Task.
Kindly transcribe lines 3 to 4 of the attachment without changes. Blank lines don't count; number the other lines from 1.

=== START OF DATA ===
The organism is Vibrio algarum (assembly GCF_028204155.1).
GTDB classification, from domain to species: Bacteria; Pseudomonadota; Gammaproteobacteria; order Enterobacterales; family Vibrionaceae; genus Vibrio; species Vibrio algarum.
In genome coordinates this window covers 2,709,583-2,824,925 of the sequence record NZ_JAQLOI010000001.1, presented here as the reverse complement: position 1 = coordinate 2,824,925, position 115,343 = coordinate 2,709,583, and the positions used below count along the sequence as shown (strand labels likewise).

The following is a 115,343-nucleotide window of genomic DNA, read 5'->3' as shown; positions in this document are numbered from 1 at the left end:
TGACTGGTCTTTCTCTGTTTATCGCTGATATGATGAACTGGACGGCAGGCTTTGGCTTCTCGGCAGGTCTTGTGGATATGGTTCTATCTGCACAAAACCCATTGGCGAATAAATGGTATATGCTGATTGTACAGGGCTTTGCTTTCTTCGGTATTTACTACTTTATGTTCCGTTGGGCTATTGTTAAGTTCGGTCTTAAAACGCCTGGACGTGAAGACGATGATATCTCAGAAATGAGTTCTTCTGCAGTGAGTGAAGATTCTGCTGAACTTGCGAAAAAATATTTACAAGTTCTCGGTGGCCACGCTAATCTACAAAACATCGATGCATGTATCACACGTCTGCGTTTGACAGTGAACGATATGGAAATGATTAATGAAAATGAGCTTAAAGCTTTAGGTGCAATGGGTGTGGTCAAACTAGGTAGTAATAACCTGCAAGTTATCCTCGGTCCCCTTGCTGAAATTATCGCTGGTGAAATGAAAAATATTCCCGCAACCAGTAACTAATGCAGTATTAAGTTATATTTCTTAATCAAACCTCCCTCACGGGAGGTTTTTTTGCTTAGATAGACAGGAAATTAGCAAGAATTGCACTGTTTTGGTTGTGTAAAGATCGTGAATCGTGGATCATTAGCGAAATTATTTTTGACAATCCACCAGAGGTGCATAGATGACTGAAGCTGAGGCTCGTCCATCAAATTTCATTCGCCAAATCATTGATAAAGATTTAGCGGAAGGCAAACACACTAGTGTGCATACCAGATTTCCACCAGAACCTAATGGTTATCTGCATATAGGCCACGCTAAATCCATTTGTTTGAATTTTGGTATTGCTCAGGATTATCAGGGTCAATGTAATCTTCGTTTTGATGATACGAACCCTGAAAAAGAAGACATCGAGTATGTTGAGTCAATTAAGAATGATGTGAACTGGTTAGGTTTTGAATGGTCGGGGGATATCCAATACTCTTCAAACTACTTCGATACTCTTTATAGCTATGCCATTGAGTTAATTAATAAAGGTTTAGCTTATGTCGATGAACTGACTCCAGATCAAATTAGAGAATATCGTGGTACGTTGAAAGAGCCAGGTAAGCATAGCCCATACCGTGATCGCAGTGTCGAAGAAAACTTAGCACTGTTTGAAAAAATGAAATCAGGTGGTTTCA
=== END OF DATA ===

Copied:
In genome coordinates this window covers 2,709,583-2,824,925 of the sequence record NZ_JAQLOI010000001.1, presented here as the reverse complement: position 1 = coordinate 2,824,925, position 115,343 = coordinate 2,709,583, and the positions used below count along the sequence as shown (strand labels likewise).

The following is a 115,343-nucleotide window of genomic DNA, read 5'->3' as shown; positions in this document are numbered from 1 at the left end: